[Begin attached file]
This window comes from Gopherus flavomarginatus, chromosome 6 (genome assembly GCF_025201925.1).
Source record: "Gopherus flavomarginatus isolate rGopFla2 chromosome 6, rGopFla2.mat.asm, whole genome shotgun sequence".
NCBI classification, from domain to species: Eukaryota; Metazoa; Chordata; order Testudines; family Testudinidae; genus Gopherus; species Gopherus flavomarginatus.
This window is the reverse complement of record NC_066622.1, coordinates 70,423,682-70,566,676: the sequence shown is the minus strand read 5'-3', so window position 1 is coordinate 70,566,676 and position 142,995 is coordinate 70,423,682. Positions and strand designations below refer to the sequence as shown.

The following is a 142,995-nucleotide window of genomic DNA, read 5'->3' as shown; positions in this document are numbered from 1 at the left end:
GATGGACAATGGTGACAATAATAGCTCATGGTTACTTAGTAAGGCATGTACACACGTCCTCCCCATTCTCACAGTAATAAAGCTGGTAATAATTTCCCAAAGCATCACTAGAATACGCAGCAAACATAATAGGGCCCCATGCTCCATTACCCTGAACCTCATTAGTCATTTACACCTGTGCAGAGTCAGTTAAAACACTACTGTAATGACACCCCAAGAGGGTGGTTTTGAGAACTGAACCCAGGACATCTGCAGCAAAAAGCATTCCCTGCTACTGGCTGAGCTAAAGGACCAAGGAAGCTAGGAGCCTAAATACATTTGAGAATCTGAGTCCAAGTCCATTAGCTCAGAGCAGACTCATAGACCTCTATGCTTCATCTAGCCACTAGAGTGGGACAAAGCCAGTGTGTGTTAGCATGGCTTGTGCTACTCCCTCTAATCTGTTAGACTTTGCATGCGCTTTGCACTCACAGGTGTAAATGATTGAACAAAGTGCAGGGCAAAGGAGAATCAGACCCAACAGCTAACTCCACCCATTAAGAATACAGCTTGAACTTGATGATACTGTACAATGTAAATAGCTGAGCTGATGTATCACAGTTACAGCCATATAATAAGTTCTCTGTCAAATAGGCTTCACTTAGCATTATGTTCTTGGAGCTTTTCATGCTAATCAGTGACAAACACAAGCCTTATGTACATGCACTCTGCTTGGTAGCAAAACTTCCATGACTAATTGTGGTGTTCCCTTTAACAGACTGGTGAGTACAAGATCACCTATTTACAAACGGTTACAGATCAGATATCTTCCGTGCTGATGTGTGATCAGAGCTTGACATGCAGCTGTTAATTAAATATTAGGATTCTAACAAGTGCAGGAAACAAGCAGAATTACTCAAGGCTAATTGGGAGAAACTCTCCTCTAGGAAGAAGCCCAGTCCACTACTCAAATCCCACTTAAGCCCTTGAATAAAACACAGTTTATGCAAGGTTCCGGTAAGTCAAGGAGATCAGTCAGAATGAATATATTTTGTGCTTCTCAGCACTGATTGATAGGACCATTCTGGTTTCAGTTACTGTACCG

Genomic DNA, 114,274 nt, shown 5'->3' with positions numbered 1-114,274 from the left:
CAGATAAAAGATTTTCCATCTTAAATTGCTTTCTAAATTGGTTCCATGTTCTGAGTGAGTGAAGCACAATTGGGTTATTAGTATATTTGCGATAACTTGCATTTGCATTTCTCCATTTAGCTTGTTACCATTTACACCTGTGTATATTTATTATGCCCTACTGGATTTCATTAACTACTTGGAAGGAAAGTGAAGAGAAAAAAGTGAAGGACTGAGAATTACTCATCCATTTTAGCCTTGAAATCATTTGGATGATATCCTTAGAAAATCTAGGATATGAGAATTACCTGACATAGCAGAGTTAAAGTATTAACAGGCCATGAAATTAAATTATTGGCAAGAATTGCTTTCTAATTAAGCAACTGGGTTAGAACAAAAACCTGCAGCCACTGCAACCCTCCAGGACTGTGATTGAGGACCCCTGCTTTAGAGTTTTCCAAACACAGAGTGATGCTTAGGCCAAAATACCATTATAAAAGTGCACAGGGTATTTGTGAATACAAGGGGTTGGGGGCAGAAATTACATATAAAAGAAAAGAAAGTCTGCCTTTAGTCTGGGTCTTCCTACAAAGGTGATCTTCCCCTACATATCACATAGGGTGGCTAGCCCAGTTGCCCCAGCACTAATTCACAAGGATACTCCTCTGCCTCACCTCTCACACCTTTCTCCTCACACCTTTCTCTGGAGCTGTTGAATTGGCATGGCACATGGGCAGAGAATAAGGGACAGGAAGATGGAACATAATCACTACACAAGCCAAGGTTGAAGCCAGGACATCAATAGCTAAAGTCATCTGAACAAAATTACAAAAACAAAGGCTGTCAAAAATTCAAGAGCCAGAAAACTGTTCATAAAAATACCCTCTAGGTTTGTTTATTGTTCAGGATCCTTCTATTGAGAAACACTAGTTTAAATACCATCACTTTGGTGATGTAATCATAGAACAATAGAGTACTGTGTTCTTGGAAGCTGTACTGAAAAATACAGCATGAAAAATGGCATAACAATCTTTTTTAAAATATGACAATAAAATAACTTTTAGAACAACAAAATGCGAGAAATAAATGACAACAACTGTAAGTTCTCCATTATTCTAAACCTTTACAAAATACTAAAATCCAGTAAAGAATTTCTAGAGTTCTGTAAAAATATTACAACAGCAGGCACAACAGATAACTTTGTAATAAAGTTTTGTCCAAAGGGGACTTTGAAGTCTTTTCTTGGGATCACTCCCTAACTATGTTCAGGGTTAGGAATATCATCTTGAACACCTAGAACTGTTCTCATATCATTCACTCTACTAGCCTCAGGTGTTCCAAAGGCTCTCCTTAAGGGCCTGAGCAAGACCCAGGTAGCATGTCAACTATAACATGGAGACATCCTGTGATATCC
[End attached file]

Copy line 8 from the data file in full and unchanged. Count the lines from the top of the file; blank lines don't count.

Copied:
CAGATAAAAGATTTTCCATCTTAAATTGCTTTCTAAATTGGTTCCATGTTCTGAGTGAGTGAAGCACAATTGGGTTATTAGTATATTTGCGATAACTTGCATTTGCATTTCTCCATTTAGCTTGTTACCATTTACACCTGTGTATATTTATTATGCCCTACTGGATTTCATTAACTACTTGGAAGGAAAGTGAAGAGAAAAAAGTGAAGGACTGAGAATTACTCATCCATTTTAGCCTTGAAATCATTTGGATGATATCCTTAGAAAATCTAGGATATGAGAATTACCTGACATAGCAGAGTTAAAGTATTAACAGGCCATGAAATTAAATTATTGGCAAGAATTGCTTTCTAATTAAGCAACTGGGTTAGAACAAAAACCTGCAGCCACTGCAACCCTCCAGGACTGTGATTGAGGACCCCTGCTTTAGAGTTTTCCAAACACAGAGTGATGCTTAGGCCAAAATACCATTATAAAAGTGCACAGGGTATTTGTGAATACAAGGGGTTGGGGGCAGAAATTACATATAAAAGAAAAGAAAGTCTGCCTTTAGTCTGGGTCTTCCTACAAAGGTGATCTTCCCCTACATATCACATAGGGTGGCTAGCCCAGTTGCCCCAGCACTAATTCACAAGGATACTCCTCTGCCTCACCTCTCACACCTTTCTCCTCACACCTTTCTCTGGAGCTGTTGAATTGGCATGGCACATGGGCAGAGAATAAGGGACAGGAAGATGGAACATAATCACTACACAAGCCAAGGTTGAAGCCAGGACATCAATAGCTAAAGTCATCTGAACAAAATTACAAAAACAAAGGCTGTCAAAAATTCAAGAGCCAGAAAACTGTTCATAAAAATACCCTCTAGGTTTGTTTATTGTTCAGGATCCTTCTATTGAGAAACACTAGTTTAAATACCATCACTTTGGTGATGTAATCATAGAACAATAGAGTACTGTGTTCTTGGAAGCTGTACTGAAAAATACAGCATGAAAAATGGCATAACAATCTTTTTTAAAATATGACAATAAAATAACTTTTAGAACAACAAAATGCGAGAAATAAATGACAACAACTGTAAGTTCTCCATTATTCTAAACCTTTACAAAATACTAAAATCCAGTAAAGAATTTCTAGAGTTCTGTAAAAATATTACAACAGCAGGCACAACAGATAACTTTGTAATAAAGTTTTGTCCAAAGGGGACTTTGAAGTCTTTTCTTGGGATCACTCCCTAACTATGTTCAGGGTTAGGAATATCATCTTGAACACCTAGAACTGTTCTCATATCATTCACTCTACTAGCCTCAGGTGTTCCAAAGGCTCTCCTTAAGGGCCTGAGCAAGACCCAGGTAGCATGTCAACTATAACATGGAGACATCCTGTGATATCC